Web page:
We meet the two very unlikely sisters while each are having sex. Rose Feller (Toni Collette) is a successful lawyer who is sleeping with her boss and thinking of ways it can improve her career. Maggie Feller (Cameron Diaz) is a party girl and at her 10-year high school reunion--after trying to have a fling in a bathroom stall--she ends up puking instead. Inevitably Maggie gets kicked out of her dad and stepmother's house and winds up on the doorstep of her sister. The Feller girls were close once when they were young girls especially after their mentally unstable mother died. But now their grown-up personalities clash rather dramatically. And when Maggie seriously crosses the line by seducing Rose's new boyfriend the straw is broken. Forced out Maggie stumbles upon some birthday cards from a long-lost grandmother and decides to go hit her up for cash. Turns out Grandma Ella (Shirley MacLaine) lives in a senior citizen's community in Florida that gets its humor from Golden Girls re-runs. Maggie may ingratiate herself within this new environment but isn't any more redeemed by reconnecting with Ella. She still acts like a petulant child. But rather than throwing her out Ella along with the gang of old folk forces Maggie to take some responsibility.
Collette (The Sixth Sense) is fantastic as the frumpy pudgy Philadelphia lawyer who gives up everything so she can walk dogs and lead a simpler life. But she's done this many times before--and honestly is so much better than Muriel's Wedding. Diaz (my personal favorite Charlie's Angel) doesn't need to stretch too far to play a conniving ditz with a heart. This is her There's Something About Mary role albeit a tad more screwed-up with a sister and lost grandma. So that leaves MacLaine as the saving grace for any worthwhile acting in this movie. Despite the obvious shuffleboard clichés--and the occasional leers at Diaz by the old guys around the pool--when the old folk are around the film gets lively and tolerable believe it or not. MacLaine leads the way with the quips and barbs but in a more subtle way than we are used to from this usually eccentric actress. The supporting cast of cranky cronies have some great moments especially veteran actor Norman Lloyd as the blind professor who teaches Maggie a thing or two about manners trust and family.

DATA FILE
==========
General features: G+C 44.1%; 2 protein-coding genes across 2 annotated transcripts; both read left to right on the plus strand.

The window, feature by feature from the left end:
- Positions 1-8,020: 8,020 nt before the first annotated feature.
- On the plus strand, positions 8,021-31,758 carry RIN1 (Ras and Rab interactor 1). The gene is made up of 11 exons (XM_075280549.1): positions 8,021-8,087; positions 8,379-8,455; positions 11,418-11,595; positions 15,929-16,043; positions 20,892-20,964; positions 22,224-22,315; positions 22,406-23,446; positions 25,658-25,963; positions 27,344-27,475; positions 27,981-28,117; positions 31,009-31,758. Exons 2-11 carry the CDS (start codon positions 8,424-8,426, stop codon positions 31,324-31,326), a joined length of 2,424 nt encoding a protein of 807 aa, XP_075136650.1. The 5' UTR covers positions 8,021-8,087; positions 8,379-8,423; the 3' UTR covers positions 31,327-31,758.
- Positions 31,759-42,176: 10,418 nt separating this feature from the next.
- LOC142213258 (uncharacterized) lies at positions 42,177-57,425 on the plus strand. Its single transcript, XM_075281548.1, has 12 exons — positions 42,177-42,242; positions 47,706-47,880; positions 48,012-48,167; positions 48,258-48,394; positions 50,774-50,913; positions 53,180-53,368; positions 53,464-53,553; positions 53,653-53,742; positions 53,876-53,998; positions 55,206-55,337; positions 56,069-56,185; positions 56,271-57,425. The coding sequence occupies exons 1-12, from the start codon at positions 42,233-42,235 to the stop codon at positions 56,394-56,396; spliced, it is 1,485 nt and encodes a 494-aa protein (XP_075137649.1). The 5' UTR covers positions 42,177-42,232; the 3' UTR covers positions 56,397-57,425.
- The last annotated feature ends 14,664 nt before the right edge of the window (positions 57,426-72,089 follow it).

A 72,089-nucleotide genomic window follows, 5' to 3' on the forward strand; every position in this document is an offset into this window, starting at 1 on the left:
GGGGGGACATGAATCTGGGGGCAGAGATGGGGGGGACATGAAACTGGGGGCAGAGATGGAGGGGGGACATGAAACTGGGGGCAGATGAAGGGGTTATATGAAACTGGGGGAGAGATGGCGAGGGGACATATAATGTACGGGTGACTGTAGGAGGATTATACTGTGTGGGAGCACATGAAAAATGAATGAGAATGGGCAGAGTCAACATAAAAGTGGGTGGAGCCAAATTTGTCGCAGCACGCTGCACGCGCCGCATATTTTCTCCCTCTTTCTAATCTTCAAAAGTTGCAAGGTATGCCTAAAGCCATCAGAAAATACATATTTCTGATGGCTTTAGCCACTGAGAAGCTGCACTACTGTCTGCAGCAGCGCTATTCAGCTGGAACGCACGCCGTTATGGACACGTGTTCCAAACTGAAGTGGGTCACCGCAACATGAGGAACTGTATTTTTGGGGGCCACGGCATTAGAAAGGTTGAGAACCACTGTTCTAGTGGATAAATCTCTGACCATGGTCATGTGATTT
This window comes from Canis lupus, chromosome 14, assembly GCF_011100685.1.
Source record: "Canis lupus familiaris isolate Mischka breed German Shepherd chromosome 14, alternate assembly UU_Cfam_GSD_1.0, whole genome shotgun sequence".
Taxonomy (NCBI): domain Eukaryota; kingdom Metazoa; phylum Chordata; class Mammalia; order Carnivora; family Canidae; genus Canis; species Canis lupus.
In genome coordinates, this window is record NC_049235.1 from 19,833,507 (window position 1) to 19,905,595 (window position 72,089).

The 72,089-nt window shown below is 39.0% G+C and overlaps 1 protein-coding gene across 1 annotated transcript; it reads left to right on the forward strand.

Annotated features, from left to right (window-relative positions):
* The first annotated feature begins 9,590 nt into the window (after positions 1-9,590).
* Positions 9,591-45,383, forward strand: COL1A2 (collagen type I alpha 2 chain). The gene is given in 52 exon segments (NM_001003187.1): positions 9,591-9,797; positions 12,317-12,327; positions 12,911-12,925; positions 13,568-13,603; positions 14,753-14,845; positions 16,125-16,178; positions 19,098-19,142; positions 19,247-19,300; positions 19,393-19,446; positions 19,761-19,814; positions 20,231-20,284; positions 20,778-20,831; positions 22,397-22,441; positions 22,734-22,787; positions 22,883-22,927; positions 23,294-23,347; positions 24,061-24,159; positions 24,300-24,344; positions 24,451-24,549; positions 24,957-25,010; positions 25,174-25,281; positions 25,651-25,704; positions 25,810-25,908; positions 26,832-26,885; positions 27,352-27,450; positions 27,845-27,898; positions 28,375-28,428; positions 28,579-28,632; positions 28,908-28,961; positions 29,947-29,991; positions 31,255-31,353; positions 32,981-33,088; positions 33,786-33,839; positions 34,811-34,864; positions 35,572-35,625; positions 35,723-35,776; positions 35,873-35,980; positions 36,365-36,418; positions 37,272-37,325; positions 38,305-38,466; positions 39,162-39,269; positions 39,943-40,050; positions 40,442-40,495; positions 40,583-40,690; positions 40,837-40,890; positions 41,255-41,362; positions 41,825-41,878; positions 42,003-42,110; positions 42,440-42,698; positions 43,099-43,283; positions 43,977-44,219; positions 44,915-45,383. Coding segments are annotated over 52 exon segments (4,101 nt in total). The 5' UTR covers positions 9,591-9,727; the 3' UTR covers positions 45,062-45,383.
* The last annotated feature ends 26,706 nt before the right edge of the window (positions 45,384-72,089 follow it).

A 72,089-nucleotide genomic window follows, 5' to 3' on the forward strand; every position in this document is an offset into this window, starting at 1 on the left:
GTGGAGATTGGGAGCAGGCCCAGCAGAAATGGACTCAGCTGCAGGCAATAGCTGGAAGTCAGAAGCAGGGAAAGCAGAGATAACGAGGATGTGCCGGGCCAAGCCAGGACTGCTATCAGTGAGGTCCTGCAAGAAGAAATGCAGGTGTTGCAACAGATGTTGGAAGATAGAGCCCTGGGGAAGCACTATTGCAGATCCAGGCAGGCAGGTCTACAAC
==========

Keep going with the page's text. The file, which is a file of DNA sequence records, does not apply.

If this were Nora Ephron directing that would have been one thing but coming from Curtis Hanson the Oscar-winner who gave us L.A. Confidential it just doesn't mesh. Hanson can do quirky (Wonder Boys) he can do adventure (The River Wild) he can do hard-hittin' rap stories (8 Mile) and he can even do scary (Hand That Rocks the Cradle) but why in the world would he attempt a saccharine-soaked female family story that threatens to be a Crimes of the Heart tear-jerker? Screenwriter Susannah Grant who adapted In Her Shoes from Jennifer Weiner's popular bestseller of the same name also wrote Erin Brockovich and 28 Days. She understands strong female characters but there's still a major layer of sugar coating that Hanson can't scrape off. He doesn't tone anything down from Grant's script--not the overly cute dogs nor the embarrassing bridal shower nor the expected moments of guilt-tripping between the ladies. Instead he plods through the paint-by-number script and wraps it all up nicely into a crowd-pleasing film that is ultimately forgettable.